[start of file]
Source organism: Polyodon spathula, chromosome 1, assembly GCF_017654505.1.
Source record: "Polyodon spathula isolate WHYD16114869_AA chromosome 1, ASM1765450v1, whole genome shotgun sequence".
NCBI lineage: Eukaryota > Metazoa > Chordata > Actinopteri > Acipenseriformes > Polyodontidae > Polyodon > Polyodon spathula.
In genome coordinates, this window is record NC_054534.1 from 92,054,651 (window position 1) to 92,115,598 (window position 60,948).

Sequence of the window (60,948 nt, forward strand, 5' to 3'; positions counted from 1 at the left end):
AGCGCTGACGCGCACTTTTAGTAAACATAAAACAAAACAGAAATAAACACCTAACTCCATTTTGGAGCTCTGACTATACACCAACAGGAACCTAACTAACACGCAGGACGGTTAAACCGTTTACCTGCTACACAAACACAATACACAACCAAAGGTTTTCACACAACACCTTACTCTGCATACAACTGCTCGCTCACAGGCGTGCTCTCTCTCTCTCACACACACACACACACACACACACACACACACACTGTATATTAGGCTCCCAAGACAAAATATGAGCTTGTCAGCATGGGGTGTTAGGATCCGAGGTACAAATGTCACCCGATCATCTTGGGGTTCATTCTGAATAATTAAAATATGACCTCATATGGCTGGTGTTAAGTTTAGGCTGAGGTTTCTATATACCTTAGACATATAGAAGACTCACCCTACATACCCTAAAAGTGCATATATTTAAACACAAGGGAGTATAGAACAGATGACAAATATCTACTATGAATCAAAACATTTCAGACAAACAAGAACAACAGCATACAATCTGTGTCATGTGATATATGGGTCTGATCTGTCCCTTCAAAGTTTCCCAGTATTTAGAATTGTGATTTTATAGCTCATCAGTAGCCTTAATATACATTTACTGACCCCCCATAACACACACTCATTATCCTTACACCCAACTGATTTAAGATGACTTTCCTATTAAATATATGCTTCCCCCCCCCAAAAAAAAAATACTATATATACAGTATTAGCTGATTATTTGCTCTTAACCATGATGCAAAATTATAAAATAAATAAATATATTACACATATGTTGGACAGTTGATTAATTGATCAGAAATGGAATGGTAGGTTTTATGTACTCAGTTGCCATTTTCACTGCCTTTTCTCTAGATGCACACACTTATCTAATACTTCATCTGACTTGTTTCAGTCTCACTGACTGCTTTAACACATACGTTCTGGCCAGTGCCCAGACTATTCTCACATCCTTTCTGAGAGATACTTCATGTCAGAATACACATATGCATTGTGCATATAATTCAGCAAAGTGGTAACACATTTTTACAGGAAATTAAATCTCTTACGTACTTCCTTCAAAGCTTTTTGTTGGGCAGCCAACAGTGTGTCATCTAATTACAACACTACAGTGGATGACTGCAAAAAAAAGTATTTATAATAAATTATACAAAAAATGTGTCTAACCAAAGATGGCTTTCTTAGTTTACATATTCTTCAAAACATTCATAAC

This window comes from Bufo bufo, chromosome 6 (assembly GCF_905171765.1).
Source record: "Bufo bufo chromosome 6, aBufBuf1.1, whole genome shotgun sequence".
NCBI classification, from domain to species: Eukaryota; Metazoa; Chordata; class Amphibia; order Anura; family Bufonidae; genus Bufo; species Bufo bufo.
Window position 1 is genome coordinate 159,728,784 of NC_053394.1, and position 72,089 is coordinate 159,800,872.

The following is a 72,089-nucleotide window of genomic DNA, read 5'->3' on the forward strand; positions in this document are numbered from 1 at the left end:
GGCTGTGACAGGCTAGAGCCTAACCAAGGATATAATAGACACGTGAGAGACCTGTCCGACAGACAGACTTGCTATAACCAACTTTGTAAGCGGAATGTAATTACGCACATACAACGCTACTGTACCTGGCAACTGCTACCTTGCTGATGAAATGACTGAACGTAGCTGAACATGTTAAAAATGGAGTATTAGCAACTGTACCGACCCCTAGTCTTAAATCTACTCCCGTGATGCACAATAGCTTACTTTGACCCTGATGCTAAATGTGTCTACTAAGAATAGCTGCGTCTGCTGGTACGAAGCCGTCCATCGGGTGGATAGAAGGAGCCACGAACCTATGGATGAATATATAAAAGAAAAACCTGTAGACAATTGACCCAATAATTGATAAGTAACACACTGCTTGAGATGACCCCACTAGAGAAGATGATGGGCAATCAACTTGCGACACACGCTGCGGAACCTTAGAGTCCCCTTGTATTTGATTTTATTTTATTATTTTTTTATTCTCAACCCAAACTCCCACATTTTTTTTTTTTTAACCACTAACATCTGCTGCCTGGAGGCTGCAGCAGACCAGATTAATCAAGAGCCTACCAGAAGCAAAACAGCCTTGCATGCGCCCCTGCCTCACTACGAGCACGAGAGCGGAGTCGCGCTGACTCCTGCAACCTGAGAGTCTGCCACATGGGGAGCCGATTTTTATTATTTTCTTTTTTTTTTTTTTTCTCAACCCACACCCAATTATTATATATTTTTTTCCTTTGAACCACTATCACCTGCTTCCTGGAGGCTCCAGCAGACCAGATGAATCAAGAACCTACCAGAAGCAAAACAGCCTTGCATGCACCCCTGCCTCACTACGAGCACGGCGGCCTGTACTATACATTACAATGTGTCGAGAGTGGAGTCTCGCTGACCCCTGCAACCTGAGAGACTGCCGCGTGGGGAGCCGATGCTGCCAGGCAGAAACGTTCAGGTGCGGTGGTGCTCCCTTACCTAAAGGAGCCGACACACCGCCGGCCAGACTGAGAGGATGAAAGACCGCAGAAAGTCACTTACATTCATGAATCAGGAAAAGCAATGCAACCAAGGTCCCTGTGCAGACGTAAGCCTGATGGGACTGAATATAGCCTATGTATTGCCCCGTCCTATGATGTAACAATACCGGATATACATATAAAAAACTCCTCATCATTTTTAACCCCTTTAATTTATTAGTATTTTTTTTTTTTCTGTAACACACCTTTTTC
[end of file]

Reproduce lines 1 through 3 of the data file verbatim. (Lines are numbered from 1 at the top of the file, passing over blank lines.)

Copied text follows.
Source organism: Polyodon spathula, chromosome 1, assembly GCF_017654505.1.
Source record: "Polyodon spathula isolate WHYD16114869_AA chromosome 1, ASM1765450v1, whole genome shotgun sequence".
NCBI lineage: Eukaryota > Metazoa > Chordata > Actinopteri > Acipenseriformes > Polyodontidae > Polyodon > Polyodon spathula.